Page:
One of the primary insights that I want addicts to gain from reading this blog is the similarity between their own thoughts, feelings, and pattern of use and the thoughts and patterns of use of other opiate addicts.  We are all dealing with the same beast, we have all felt the same desperation, and we have all experienced the same distorted thinking.  I hope that reading the desperate stories of others will help the reader understand that he or she is not alone, and will help readers identify their own distorted thinking.  But tonight I finished the final performance of a Holiday play with Community Theater (I played the psychiatrist who interviews Santa in a take-off on Miracle on 34th Street) and so I want to tell a happy story related to something that I heard from a patient last week.
The treatment of opiate dependence is in a state of flux;  regular readers know all of this very well, but some of the new readers from my last post (!) may not know my ‘philosophy’ on treatment.  I have an article out there somewhere called ‘Suboxone’s complicated relationship with traditional recovery’ that sums things up pretty well for those who want to see how one person (i.e. me) has come to terms with buprenorphine and the twelve steps.  I find the two approaches to be difficult to combine, since ‘getting’ recovery through the steps requires personality change, which requires desperation.  And once on buprenorphine, addicts quickly lose that desperation.  One could say, then, that buprenorphine is ‘bad’ because it gets in the way of ‘stone cold sober’ recovery.  But I would NOT say that myself, because I know that the success rate for treating opiate dependence using the steps is lousy.  The steps have remained as the mainstream treatment for opiate dependence for one reason:  They were all that we had!  The steps saved my life not once, but twice– but they fail for most others.  I got lucky–  maybe having my medical license hanging over my head made the difference.  It is impossible to predict who the lucky ones will be.  All I know is that I am grateful to be one of them.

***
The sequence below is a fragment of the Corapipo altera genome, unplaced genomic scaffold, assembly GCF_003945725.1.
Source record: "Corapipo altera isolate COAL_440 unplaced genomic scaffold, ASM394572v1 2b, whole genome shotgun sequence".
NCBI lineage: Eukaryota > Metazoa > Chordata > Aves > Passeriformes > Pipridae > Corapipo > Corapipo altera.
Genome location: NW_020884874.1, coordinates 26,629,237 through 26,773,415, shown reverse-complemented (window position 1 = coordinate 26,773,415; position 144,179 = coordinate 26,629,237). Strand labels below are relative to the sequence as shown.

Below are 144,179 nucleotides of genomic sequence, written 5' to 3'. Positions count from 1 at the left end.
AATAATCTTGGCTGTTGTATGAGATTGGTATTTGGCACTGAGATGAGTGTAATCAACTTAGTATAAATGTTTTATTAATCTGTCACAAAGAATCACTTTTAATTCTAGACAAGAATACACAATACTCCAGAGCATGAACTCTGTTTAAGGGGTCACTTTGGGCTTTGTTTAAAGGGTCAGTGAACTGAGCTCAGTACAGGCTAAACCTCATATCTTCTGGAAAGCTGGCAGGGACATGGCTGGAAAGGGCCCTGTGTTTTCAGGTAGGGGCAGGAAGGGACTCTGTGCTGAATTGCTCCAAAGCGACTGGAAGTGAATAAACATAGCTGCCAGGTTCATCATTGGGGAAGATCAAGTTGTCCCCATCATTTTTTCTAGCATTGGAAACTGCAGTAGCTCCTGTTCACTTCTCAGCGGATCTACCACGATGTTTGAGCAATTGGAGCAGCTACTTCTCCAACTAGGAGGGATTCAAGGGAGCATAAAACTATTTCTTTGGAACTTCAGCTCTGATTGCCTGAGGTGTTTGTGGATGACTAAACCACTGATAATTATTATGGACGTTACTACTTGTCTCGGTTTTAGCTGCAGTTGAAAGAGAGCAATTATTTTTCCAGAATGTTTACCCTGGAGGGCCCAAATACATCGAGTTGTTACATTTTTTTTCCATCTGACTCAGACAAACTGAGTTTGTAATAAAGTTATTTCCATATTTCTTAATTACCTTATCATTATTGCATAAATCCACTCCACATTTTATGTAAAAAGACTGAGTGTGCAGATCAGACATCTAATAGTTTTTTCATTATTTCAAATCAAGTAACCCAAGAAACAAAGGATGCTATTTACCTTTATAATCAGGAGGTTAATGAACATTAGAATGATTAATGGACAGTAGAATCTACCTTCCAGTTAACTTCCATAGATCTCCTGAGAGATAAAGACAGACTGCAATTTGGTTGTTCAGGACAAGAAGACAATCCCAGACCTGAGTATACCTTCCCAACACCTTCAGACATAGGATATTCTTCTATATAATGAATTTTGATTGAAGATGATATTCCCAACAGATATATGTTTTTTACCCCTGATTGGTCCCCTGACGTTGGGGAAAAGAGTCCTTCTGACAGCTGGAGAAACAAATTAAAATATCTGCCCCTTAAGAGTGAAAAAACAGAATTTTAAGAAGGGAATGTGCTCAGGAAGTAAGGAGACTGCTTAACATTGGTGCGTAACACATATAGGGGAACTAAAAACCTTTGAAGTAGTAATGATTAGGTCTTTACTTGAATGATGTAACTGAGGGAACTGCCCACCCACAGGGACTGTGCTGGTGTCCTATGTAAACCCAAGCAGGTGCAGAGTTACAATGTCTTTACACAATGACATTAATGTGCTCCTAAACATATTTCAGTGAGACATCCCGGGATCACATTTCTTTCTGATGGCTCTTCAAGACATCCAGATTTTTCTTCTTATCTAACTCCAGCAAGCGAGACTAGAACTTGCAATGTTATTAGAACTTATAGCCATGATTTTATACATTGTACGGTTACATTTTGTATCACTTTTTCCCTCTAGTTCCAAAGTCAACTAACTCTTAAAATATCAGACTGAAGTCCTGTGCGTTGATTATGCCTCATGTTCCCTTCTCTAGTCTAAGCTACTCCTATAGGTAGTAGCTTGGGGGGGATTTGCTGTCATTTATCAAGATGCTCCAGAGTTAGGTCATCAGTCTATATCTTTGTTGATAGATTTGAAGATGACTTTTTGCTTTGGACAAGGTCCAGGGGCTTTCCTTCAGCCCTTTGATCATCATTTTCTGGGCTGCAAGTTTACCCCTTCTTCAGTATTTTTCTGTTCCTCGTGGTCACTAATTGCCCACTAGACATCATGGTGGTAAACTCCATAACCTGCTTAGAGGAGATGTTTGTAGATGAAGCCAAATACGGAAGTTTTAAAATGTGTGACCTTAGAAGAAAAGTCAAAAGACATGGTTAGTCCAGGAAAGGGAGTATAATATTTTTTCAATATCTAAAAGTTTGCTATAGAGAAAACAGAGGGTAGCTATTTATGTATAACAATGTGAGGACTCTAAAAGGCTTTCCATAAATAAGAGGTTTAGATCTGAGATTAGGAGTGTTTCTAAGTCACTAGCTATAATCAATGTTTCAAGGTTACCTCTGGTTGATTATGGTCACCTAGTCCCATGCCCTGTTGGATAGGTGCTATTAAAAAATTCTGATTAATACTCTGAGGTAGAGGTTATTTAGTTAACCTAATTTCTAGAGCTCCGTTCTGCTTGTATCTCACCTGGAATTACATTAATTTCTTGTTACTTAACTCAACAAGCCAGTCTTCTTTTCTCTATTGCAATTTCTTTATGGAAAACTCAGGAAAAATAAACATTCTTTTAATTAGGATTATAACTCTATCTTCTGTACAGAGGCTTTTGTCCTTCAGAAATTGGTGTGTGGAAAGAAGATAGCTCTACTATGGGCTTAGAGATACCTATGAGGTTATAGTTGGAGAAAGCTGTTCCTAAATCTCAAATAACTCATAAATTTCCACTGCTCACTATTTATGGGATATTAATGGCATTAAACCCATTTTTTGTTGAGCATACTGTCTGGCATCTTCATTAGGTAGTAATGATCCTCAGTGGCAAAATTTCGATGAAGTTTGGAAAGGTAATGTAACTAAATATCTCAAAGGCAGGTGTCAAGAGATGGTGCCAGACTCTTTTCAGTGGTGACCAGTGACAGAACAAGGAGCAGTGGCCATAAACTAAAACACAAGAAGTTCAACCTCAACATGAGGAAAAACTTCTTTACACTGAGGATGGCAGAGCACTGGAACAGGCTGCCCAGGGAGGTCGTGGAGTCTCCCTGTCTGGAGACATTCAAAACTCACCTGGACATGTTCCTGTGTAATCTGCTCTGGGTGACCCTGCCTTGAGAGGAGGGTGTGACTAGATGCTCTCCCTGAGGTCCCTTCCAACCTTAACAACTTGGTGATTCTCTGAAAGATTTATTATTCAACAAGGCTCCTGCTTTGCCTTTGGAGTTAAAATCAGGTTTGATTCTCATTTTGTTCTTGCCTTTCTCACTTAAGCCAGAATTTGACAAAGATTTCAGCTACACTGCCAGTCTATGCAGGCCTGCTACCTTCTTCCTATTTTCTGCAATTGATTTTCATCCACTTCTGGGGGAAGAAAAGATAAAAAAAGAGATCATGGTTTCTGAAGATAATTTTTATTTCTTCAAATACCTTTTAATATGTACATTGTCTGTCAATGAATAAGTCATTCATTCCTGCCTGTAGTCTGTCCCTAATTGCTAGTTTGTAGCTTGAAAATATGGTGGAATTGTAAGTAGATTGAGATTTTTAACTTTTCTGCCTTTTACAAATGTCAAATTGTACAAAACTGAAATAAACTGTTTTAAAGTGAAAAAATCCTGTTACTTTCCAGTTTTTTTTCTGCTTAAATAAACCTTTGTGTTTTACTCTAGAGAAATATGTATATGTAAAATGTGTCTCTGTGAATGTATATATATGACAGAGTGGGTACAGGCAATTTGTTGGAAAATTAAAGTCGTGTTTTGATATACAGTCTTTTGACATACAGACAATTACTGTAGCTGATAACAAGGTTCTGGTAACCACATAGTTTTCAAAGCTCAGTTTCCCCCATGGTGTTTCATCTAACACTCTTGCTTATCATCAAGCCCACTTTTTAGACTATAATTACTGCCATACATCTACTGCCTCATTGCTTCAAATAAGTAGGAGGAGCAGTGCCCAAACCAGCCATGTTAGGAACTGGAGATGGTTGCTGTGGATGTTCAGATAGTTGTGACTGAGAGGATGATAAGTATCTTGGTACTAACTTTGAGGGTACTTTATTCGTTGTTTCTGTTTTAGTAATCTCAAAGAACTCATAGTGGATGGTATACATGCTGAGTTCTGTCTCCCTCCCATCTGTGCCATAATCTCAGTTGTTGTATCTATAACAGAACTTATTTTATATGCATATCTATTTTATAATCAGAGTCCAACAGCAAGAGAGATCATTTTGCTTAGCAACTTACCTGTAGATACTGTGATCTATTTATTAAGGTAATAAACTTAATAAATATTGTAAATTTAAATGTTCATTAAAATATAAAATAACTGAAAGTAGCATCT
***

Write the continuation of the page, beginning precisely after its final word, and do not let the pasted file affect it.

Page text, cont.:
At the same time I am haunted by the faces of the people I knew who died from opiate dependence.  And I find the current attitude toward opiate dependence to be heartless– the attitude that leads to discharge of patients from treatment for one ‘dirty’ urine.  I personally know of several people who died after forced discharge from treatment centers.  Who benefits from that approach to ‘treatment’?  Sometimes I am tempted to write to the treatment centers that discharged the dead teenager after his or her ‘dirty urine’, to ask if they are satisfied with the ‘care’ they provided!  Before buprenorphine, we had to accept the fact that 80-90% of young opiate addicts would fail treatment over and over, losing everything– losing dreams of attending college, losing family relationships, and sometimes losing their lives.
New readers are now asking, ‘this is a ‘happy story’?’